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Health News

Health News for 09/27/10

September 27, 2010

Health Tip: Work Fruits and Veggies Into Your Diet

It can be a challenge to fit enough fruits and vegetables into your daily diet.
Health Tip: Sit Properly at the Computer

It's important to maintain proper posture when sitting at the computer.
'OMG!': Why Cell Conversations Are So Annoying

Overhearing someone talk on a cell phone can be very annoying because it makes it hard, if not impossible, to concentrate on what you're doing, according to a new study.
Statins Could Prevent More Strokes, Heart Attacks: Analysis

Broader use of cholesterol-lowering statins may be a cost-effective way to prevent heart attack and stroke, U.S. researchers suggest.
Tumors, Infections Found by Accident in Clinical Trials

Medical imaging procedures conducted as part of clinical trials accidentally detect tumors, aneurysms or infections in nearly 40 percent of participants, but in many cases the health impact of these "incidental findings" is unclear, a new study finds.
Pediatricians Want to Restrict Ads for Tobacco, Booze, Viagra

The American Academy of Pediatrics doesn't want children exposed to tobacco ads at all, and wants to limit their exposure to alcohol marketing and advertisements for erectile dysfunction drugs and other prescription medications.
Black Patients Less Likely to Get End-of-Life Care They Request

Black patients are less likely than whites to receive the type of end-of-life care they request, even though both groups have similar rates of end-of-life discussions with their doctors, says U.S. researchers.
Physical Abilities May Affect Survival After Breast Cancer

Breast cancer survivors are more likely to die due to poor overall health if their ability to perform day-to-day physical tasks has been affected by the disease or treatment, a new study has found.
Study Finds Teens Think Sports Drinks Are Healthy

There is a popular misconception that because sports drinks and other noncarbonated beverages are associated with physical activity they must be healthy, University of Texas researchers report.
New Tool Helps Predict Stroke Patient's Risk of Death in Hospital: Study

A new Internet-based tool can more accurately predict stroke patients' risk of dying in the hospital and help their doctors develop better care plans, according to a new Canadian study.
Male Partners of Breast Cancer Patients May Suffer Depression

A large Danish study hints at the devastation suffered by men when their wives or girlfriends are sick: the male partners of women with breast cancer were almost 40 percent more likely than other men to be hospitalized for severe depression and anxiety.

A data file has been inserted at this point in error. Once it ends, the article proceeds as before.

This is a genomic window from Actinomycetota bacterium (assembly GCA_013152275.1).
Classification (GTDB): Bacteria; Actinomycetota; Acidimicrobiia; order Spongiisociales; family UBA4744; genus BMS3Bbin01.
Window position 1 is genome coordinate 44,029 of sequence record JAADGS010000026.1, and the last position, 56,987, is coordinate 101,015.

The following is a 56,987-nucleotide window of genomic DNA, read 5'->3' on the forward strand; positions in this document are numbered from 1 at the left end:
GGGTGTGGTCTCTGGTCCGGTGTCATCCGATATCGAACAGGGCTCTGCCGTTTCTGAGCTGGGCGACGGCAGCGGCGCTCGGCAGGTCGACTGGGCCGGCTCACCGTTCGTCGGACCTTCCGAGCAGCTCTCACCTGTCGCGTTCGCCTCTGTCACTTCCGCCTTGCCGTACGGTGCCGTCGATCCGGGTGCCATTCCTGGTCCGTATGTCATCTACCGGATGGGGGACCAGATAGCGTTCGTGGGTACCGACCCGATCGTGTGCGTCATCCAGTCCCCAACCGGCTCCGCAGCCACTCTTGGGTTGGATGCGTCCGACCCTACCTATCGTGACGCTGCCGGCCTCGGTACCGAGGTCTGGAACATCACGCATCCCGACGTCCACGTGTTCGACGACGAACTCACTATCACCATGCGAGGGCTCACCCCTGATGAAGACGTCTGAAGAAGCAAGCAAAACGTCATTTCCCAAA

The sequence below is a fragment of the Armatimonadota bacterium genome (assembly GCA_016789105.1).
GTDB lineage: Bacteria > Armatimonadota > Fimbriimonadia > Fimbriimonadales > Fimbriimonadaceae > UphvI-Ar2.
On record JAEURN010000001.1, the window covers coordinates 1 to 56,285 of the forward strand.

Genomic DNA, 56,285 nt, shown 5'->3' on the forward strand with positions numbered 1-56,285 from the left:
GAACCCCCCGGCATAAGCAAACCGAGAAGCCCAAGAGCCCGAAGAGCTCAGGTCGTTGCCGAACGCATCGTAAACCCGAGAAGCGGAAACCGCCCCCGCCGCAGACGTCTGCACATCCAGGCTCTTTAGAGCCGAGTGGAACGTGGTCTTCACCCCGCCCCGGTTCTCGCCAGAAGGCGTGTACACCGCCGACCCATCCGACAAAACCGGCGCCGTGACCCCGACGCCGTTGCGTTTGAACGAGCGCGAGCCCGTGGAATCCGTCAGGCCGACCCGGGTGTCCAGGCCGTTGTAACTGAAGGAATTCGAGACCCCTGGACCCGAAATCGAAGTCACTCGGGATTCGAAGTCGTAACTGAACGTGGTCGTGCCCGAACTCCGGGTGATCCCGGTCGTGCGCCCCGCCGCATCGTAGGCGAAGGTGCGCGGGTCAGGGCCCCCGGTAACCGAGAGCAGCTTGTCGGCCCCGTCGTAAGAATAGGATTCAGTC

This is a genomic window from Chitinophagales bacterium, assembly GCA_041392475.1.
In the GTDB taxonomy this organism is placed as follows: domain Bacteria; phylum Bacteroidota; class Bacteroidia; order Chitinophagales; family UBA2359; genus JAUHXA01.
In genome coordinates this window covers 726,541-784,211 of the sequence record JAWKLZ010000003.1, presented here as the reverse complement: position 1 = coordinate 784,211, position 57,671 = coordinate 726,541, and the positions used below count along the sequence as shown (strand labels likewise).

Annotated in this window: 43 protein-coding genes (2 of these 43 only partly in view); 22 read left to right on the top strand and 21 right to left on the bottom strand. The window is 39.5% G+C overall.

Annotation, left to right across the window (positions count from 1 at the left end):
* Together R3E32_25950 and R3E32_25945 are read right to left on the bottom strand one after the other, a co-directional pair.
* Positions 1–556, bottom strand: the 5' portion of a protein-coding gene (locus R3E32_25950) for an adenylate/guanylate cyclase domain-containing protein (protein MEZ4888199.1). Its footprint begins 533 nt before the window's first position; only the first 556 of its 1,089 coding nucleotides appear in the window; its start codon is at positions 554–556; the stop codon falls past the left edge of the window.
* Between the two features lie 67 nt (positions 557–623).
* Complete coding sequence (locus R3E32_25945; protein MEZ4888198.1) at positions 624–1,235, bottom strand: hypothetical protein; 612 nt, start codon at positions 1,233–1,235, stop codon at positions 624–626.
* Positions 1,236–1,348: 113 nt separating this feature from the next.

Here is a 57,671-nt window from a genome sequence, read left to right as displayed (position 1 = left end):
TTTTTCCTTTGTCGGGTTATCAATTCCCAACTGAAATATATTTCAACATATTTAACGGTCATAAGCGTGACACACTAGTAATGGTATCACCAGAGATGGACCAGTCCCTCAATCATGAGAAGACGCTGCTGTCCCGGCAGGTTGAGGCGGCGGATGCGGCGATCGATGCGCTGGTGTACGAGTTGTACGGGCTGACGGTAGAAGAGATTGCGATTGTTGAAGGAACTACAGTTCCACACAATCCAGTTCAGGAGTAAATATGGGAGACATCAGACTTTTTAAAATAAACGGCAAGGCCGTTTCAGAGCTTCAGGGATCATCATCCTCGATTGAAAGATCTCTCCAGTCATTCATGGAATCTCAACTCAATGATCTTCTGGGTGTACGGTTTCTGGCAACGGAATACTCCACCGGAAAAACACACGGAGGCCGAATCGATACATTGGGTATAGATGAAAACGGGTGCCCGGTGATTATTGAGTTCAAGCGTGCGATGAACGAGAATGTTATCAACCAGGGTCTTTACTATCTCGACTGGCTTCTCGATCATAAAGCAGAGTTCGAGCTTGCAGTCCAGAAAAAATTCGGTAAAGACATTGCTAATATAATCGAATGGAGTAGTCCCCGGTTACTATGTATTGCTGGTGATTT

Celiac Disease Seems to Be on the Rise, Mainly in Elderly: Study

The autoimmune disorder known as celiac disease appears to be on the rise, particularly among elderly Americans, new research suggests.
Better Screening Urged for Self-Injury in Teens

Doctors often fail to screen their adolescent eating-disorder patients for evidence of self-inflicted physical harm in the form of cutting or burning, new research reveals.
Clinical Trials Update: Sept. 27, 2010

Here are the latest clinical trials, courtesy of
Contraceptive Containing a Folate Approved

Beyaz, a combination estrogen/progestin contraceptive that also contains a folate, has been approved by the U.S. Food and Drug Administration.
Health Highlights: Sept. 27, 2010

Here are some of the latest health and medical news developments, compiled by the editors of HealthDay:
Surgery a Help for Aggressive Prostate Cancer: Study

Patients battling the most aggressive form of prostate cancer are good candidates for prostate surgery, and it could extend their lives, new research indicates.
In Test of Stents, Old Standby Wins Out

In a head-to-head comparison of drug-coated stents -- the metal mesh tubes used to keep clogged arteries open -- the well-established model using the drug sirolimus came out on top, South Korean researchers report.
New Software for Defibrillators Lowers Risk of Unnecessary Shocks

Implantable cardioverter defibrillators (ICDs) have saved the lives of tens of thousands of Americans at risk for sudden cardiac death because of serious heart rhythm abnormalities.



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